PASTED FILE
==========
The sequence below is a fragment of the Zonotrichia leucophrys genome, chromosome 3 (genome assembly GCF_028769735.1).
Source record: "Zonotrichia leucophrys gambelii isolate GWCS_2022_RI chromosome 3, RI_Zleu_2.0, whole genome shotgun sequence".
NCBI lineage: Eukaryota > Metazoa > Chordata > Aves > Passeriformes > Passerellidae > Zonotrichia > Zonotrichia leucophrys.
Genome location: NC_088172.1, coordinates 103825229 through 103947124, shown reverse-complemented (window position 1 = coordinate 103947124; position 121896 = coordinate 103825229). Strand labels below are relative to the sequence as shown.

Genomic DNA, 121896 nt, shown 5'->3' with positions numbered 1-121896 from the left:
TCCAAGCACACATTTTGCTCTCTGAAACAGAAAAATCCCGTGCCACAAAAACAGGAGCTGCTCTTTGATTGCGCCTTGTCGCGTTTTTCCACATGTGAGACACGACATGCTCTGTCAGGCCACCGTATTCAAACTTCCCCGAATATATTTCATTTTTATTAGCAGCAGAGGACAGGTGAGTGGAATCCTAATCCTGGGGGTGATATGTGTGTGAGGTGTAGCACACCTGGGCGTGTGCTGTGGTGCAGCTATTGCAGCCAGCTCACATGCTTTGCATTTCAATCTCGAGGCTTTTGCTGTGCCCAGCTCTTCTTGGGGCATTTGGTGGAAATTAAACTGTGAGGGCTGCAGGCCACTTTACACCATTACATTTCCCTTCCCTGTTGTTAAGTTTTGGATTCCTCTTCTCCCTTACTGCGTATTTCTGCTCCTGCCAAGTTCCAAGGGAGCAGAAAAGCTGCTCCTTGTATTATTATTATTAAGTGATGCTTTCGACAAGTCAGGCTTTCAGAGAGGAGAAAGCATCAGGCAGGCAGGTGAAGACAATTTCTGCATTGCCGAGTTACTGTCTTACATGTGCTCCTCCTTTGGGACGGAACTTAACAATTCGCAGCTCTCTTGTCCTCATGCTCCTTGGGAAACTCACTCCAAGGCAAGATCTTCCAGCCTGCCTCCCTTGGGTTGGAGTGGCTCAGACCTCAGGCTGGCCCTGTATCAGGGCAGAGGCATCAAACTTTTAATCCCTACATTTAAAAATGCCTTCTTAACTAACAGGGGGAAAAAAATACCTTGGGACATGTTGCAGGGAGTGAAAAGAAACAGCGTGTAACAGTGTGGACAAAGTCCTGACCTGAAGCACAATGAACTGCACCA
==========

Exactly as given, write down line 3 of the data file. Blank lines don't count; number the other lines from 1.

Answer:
NCBI lineage: Eukaryota > Metazoa > Chordata > Aves > Passeriformes > Passerellidae > Zonotrichia > Zonotrichia leucophrys.